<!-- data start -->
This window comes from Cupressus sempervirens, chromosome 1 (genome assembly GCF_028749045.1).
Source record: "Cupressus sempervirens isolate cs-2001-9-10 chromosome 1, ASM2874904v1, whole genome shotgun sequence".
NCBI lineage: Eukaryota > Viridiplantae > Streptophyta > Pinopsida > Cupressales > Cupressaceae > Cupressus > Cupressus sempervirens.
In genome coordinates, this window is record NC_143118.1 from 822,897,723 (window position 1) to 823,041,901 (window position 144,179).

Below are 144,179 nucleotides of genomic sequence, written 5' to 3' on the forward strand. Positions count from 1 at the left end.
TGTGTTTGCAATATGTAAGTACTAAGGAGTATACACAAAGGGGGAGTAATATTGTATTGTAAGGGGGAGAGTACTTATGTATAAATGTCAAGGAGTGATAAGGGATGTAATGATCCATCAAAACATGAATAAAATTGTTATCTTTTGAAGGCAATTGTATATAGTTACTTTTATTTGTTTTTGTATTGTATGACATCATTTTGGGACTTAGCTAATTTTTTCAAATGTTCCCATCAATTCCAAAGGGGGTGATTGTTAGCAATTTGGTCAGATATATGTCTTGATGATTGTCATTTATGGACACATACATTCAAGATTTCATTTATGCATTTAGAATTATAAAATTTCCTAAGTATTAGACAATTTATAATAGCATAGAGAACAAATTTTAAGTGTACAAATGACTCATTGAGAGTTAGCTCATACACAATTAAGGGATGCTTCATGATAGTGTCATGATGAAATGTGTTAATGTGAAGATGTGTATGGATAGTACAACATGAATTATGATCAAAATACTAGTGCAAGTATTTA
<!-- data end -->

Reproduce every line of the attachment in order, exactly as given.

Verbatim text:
This window comes from Cupressus sempervirens, chromosome 1 (genome assembly GCF_028749045.1).
Source record: "Cupressus sempervirens isolate cs-2001-9-10 chromosome 1, ASM2874904v1, whole genome shotgun sequence".
NCBI lineage: Eukaryota > Viridiplantae > Streptophyta > Pinopsida > Cupressales > Cupressaceae > Cupressus > Cupressus sempervirens.
In genome coordinates, this window is record NC_143118.1 from 822,897,723 (window position 1) to 823,041,901 (window position 144,179).

Below are 144,179 nucleotides of genomic sequence, written 5' to 3' on the forward strand. Positions count from 1 at the left end.
TGTGTTTGCAATATGTAAGTACTAAGGAGTATACACAAAGGGGGAGTAATATTGTATTGTAAGGGGGAGAGTACTTATGTATAAATGTCAAGGAGTGATAAGGGATGTAATGATCCATCAAAACATGAATAAAATTGTTATCTTTTGAAGGCAATTGTATATAGTTACTTTTATTTGTTTTTGTATTGTATGACATCATTTTGGGACTTAGCTAATTTTTTCAAATGTTCCCATCAATTCCAAAGGGGGTGATTGTTAGCAATTTGGTCAGATATATGTCTTGATGATTGTCATTTATGGACACATACATTCAAGATTTCATTTATGCATTTAGAATTATAAAATTTCCTAAGTATTAGACAATTTATAATAGCATAGAGAACAAATTTTAAGTGTACAAATGACTCATTGAGAGTTAGCTCATACACAATTAAGGGATGCTTCATGATAGTGTCATGATGAAATGTGTTAATGTGAAGATGTGTATGGATAGTACAACATGAATTATGATCAAAATACTAGTGCAAGTATTTA